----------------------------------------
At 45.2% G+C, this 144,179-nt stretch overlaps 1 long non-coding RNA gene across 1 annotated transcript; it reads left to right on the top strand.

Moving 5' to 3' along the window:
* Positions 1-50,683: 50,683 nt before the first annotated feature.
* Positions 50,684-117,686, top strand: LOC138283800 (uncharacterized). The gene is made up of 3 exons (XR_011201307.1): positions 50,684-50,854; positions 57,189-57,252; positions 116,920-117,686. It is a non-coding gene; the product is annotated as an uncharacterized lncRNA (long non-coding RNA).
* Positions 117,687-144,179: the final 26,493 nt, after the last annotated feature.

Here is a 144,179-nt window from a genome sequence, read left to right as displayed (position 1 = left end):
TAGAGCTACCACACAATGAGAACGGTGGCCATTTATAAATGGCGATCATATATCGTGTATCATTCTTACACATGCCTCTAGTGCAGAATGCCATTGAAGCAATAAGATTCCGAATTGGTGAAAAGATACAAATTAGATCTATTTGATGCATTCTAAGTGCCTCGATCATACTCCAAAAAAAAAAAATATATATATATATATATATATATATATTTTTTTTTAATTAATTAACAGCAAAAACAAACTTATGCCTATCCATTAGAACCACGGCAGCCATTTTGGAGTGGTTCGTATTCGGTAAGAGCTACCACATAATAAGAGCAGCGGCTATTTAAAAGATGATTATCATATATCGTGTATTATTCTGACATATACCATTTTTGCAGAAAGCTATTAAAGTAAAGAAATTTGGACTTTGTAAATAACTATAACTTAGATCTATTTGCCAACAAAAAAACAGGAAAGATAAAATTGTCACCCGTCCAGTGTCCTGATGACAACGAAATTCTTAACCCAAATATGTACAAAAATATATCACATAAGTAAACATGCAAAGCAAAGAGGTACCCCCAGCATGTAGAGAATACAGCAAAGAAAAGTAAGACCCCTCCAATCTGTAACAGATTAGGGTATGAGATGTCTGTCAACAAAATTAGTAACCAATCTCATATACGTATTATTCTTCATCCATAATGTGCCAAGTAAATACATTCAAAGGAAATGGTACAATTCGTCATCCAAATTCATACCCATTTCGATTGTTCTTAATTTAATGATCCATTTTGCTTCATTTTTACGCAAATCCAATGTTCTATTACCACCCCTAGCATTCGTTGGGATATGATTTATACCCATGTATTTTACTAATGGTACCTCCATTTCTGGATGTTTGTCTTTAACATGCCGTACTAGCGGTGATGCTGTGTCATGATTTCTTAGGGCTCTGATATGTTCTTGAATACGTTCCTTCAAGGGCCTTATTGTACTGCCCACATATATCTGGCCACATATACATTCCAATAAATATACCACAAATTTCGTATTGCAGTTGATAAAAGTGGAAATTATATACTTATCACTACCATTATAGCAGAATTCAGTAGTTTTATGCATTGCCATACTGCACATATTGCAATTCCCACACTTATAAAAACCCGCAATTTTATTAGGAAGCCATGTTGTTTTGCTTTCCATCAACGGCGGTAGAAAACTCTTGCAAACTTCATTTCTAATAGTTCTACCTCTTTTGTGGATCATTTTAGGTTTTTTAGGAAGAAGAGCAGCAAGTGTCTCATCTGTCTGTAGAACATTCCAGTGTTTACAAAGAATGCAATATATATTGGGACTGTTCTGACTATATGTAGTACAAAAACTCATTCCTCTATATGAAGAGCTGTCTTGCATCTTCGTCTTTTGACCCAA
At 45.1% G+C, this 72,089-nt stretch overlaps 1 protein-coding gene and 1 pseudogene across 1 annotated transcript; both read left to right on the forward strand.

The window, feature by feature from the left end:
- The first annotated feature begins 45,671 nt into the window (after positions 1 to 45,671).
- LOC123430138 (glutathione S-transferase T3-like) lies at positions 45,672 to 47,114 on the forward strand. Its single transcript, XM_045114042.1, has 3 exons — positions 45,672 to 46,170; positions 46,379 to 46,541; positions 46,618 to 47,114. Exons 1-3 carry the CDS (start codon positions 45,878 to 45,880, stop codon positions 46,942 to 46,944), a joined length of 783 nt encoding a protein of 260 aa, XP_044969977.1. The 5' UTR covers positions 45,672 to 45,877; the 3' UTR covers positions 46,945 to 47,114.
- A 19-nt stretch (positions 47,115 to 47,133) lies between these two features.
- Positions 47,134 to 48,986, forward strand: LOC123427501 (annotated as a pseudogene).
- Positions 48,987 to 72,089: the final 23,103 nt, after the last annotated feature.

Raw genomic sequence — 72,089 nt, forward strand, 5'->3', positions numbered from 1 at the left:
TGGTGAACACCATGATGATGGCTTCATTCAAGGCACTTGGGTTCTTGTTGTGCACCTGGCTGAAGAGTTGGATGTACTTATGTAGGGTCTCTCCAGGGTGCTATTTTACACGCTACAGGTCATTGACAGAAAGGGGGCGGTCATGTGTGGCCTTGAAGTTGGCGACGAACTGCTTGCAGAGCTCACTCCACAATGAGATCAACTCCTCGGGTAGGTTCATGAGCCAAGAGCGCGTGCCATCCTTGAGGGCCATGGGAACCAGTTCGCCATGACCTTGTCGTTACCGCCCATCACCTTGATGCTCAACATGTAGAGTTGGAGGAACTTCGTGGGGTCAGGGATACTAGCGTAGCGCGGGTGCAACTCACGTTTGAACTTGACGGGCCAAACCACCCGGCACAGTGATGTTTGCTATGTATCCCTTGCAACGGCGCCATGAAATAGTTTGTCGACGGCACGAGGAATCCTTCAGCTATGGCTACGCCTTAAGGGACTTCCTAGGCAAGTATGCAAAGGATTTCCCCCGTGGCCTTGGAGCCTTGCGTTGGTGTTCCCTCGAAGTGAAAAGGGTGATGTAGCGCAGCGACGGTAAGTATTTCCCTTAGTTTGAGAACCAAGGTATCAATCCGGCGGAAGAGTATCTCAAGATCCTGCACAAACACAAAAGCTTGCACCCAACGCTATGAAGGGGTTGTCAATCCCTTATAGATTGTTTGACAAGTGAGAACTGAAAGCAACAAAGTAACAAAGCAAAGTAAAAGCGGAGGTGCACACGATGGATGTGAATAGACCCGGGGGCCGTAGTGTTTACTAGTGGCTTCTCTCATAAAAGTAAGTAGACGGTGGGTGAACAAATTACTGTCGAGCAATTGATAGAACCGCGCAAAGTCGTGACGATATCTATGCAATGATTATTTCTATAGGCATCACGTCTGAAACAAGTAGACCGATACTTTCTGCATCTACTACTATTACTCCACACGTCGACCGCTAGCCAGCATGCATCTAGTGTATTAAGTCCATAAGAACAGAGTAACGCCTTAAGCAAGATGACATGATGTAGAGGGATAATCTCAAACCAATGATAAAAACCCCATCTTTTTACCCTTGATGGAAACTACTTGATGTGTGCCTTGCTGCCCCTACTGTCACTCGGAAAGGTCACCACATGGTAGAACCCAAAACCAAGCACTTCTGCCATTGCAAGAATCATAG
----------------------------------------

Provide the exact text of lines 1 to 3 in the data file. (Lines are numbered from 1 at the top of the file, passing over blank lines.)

At 45.2% G+C, this 144,179-nt stretch overlaps 1 long non-coding RNA gene across 1 annotated transcript; it reads left to right on the top strand.

Moving 5' to 3' along the window:
* Positions 1-50,683: 50,683 nt before the first annotated feature.